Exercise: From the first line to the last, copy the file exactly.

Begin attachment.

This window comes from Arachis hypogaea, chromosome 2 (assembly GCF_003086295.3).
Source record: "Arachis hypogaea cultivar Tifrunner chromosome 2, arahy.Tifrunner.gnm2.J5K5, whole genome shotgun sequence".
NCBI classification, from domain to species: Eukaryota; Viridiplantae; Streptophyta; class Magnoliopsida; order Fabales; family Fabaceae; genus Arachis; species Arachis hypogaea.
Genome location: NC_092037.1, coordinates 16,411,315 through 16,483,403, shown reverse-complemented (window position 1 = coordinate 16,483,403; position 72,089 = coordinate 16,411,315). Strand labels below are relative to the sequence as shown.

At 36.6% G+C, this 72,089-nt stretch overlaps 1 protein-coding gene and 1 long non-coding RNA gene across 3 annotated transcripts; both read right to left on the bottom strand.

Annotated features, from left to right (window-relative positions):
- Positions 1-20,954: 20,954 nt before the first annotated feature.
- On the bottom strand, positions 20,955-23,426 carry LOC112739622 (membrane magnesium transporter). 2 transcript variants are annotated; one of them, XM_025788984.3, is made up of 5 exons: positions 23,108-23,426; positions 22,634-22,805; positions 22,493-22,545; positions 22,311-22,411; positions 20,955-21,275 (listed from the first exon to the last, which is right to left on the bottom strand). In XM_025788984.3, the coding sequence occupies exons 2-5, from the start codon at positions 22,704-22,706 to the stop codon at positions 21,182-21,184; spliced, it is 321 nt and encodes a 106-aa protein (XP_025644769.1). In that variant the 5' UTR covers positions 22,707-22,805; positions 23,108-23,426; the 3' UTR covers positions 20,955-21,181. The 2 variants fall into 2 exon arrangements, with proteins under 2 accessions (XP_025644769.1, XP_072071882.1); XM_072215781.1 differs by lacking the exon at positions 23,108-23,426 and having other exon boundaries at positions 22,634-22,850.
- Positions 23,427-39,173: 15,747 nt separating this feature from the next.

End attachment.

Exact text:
This window comes from Arachis hypogaea, chromosome 2 (assembly GCF_003086295.3).
Source record: "Arachis hypogaea cultivar Tifrunner chromosome 2, arahy.Tifrunner.gnm2.J5K5, whole genome shotgun sequence".
NCBI classification, from domain to species: Eukaryota; Viridiplantae; Streptophyta; class Magnoliopsida; order Fabales; family Fabaceae; genus Arachis; species Arachis hypogaea.
Genome location: NC_092037.1, coordinates 16,411,315 through 16,483,403, shown reverse-complemented (window position 1 = coordinate 16,483,403; position 72,089 = coordinate 16,411,315). Strand labels below are relative to the sequence as shown.

At 36.6% G+C, this 72,089-nt stretch overlaps 1 protein-coding gene and 1 long non-coding RNA gene across 3 annotated transcripts; both read right to left on the bottom strand.

Annotated features, from left to right (window-relative positions):
- Positions 1-20,954: 20,954 nt before the first annotated feature.
- On the bottom strand, positions 20,955-23,426 carry LOC112739622 (membrane magnesium transporter). 2 transcript variants are annotated; one of them, XM_025788984.3, is made up of 5 exons: positions 23,108-23,426; positions 22,634-22,805; positions 22,493-22,545; positions 22,311-22,411; positions 20,955-21,275 (listed from the first exon to the last, which is right to left on the bottom strand). In XM_025788984.3, the coding sequence occupies exons 2-5, from the start codon at positions 22,704-22,706 to the stop codon at positions 21,182-21,184; spliced, it is 321 nt and encodes a 106-aa protein (XP_025644769.1). In that variant the 5' UTR covers positions 22,707-22,805; positions 23,108-23,426; the 3' UTR covers positions 20,955-21,181. The 2 variants fall into 2 exon arrangements, with proteins under 2 accessions (XP_025644769.1, XP_072071882.1); XM_072215781.1 differs by lacking the exon at positions 23,108-23,426 and having other exon boundaries at positions 22,634-22,850.
- Positions 23,427-39,173: 15,747 nt separating this feature from the next.